Clear communication and good leadership structure as well as good working environment and resource tools were also strong motivating factors that influenced journalists. However, a commitment to public service/social good, need for public recognition and appreciation for a job well done were also identified as factors that influenced journalists. 

Journalists play important role in the society. To ensure that the vision and objectives of the media organization they work for are met, media managers should keep journalists motivated.

The dynamic nature of journalism requires media managers to employ people of different orientation and skills. Different theorists have provided different approaches to motivate them. It is important for media managers to know the different approaches to use, as there is no one-size-fit-all approach.

To increase journalists’ productivity, and ensure efficiency and effectiveness in the industry, media managers must make an effort to continually know the dynamic nature of their staff as well as industry. Acquiring competent managerial skills through trainings is imperative. Journalists also must make an effort to be self-motivated and induce increase in their productivity.

Media managers and Journalists should take the motivation factors examined in this study into consideration.

Media organizations should pay good salary to their staff and also provide other benefits such as insurance, training opportunities, vacation overseas, granting sick leave with salary, granting of sabbatical leave etc. in order to keep their staff motivated. When Journalists are motivated their productivity level increases through better job performance and thus contribute more to the achievement of the organization’s vision and objectives.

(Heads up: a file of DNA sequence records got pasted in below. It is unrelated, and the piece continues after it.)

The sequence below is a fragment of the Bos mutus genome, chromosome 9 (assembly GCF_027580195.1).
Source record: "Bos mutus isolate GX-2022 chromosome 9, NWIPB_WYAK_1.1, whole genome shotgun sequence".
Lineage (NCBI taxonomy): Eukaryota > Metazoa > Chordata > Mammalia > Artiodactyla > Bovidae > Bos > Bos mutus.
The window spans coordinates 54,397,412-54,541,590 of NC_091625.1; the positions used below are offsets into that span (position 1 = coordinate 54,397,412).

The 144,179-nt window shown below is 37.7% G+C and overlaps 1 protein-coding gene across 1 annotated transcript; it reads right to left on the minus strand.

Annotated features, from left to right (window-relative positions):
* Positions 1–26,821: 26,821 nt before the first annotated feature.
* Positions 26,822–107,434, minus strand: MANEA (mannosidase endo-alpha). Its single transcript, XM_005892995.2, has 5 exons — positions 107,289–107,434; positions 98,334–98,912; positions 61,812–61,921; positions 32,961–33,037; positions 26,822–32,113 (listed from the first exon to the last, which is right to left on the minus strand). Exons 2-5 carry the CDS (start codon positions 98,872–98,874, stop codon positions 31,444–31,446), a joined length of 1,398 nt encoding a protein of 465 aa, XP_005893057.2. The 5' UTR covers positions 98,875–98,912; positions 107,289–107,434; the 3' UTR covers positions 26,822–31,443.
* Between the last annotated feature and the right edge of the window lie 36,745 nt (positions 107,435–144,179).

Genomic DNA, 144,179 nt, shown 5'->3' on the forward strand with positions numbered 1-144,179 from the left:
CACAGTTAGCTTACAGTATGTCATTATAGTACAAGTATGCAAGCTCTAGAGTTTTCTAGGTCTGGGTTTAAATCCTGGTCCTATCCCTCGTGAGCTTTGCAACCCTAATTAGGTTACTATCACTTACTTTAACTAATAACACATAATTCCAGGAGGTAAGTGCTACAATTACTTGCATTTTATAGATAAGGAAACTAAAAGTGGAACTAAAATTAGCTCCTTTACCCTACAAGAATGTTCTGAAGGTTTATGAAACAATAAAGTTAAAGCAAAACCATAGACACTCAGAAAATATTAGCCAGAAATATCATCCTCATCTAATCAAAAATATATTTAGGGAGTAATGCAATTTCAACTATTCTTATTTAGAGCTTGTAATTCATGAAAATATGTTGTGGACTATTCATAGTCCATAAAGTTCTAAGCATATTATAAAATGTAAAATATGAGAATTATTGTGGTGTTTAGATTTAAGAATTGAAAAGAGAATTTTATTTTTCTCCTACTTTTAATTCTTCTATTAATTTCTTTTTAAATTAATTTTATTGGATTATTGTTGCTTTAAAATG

In addition, it is imperative for journalists to be self-motivated. This they can through by identifying training opportunities and enrolling in order to satisfy their need for personal achievement. The more trained they are, the better their work performance that will ensure better chances of growth and promotion at work.

Media managers must ensure that they communicate the goals and expectations of their organization clearly to journalist. They should also provide good working environment as well as work tools that will make work easy for journalists. It is also important for them to always appreciate their staff for a job well done. These have been identified as factors that keep Journalists highly motivated through consistent work-place appraisal.

This study has shown that there is a correlation between media management and journalists’ motivation. It has also shown that while some journalists are motivated by money, others are motivated by a need for personal achievement and appreciation for a job well done. It is important for media managers to know how to meet the unique needs of each journalist without assuming one approach of motivating one group of journalists will work for all.

This study has however not exhausted all the issues relating to journalists and motivation theory. The following are recommended for further study:

¨ The different motivators that influence journalists in both print and broadcast media.

¨ A comparative study in factors that influence young journalists and older journalists.

¨ How organization culture can be a factor that motivate journalists

¨ Differences in motivation levels of freelance journalists and full time journalists. The influence of technology innovations in media industry and Journalists’ motivation.

This is an abridged version of a research on "The Influence of Motivation on Journalists’ Productivity."

Wednesday, December 29, 2010

Photographer: Steve McCurry